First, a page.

Woman Dies After Acupuncture Session Using Live Bees

March 22, 2018 Last Updated: March 22, 2018

A woman in Spain died after a procedure that uses live bee stingers to replace acupuncture needles.

The woman died weeks after an ambulance was called during a session. She ultimately suffered multiple organ failure and a watershed stroke, according to a study by a university hospital in Spain.

The treatment was part of an apitherapy program, a type of treatment that aims to relieve medical conditions through substances found in or produced by bees. There is limited evidence available on the effectiveness of apitherapy treatments, the study mentions.

The unnamed woman attended bee acupuncture sessions for two years before she had a negative reaction. The 55-year-old sought the treatment to relieve severe muscle tension and reduce stress, according to the study.

Bee acupuncture has been touted by actress Gwyneth Paltrow, who founded health and lifestyle brand Goop. She described her experience with it in a New York Times article.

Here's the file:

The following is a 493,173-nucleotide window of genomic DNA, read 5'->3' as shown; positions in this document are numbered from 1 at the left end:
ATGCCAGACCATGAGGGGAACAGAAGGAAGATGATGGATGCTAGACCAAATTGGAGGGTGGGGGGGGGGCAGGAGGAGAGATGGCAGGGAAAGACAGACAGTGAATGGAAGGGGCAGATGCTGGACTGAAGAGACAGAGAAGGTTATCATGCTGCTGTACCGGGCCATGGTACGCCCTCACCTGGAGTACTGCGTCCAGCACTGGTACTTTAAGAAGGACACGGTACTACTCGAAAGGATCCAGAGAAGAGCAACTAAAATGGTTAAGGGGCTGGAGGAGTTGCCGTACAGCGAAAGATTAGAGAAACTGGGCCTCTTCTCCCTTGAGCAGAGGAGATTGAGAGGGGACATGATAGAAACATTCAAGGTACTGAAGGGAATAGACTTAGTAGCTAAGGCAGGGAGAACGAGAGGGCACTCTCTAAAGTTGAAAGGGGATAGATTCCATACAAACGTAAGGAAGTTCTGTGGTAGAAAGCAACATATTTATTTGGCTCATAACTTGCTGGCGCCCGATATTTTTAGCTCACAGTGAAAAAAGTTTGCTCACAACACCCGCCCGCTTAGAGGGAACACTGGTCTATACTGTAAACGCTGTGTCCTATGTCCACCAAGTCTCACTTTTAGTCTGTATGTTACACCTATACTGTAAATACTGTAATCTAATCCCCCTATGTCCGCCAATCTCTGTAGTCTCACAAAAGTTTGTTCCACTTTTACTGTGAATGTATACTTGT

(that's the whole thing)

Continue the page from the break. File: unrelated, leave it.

“I’ve been stung by bees. It’s a thousands of years old treatment called apitherapy. People use it to get rid of inflammation and scarring. It’s actually pretty incredible if you research it. But, man, it’s painful,” Paltrow said.

A live bee acupuncture doctor described the fascinating way stings are administered to points on the body, via The Telegraph.

“We hold the bee, put it on a point on the body, hold its head, and pinch it until the sting needle emerges,” said Wang Menglin.

The article claimed the therapy is a part of traditional Chinese medicine.

The Spanish study recommends that places giving apitherapy treatments should be equipped with ways to treat such reactions. The woman that died had to wait 30 minutes for an ambulance to arrive before she was treated.

The study concludes by not recommending live bee acupuncture at all, also mentioning this is the first known instance of someone dying from bee acupuncture in this way.

“Therefore, the risks of undergoing apitherapy may exceed the presumed benefits, leading us to conclude that this practice is both unsafe and unadvisable,” states the study.

From NTD.tv

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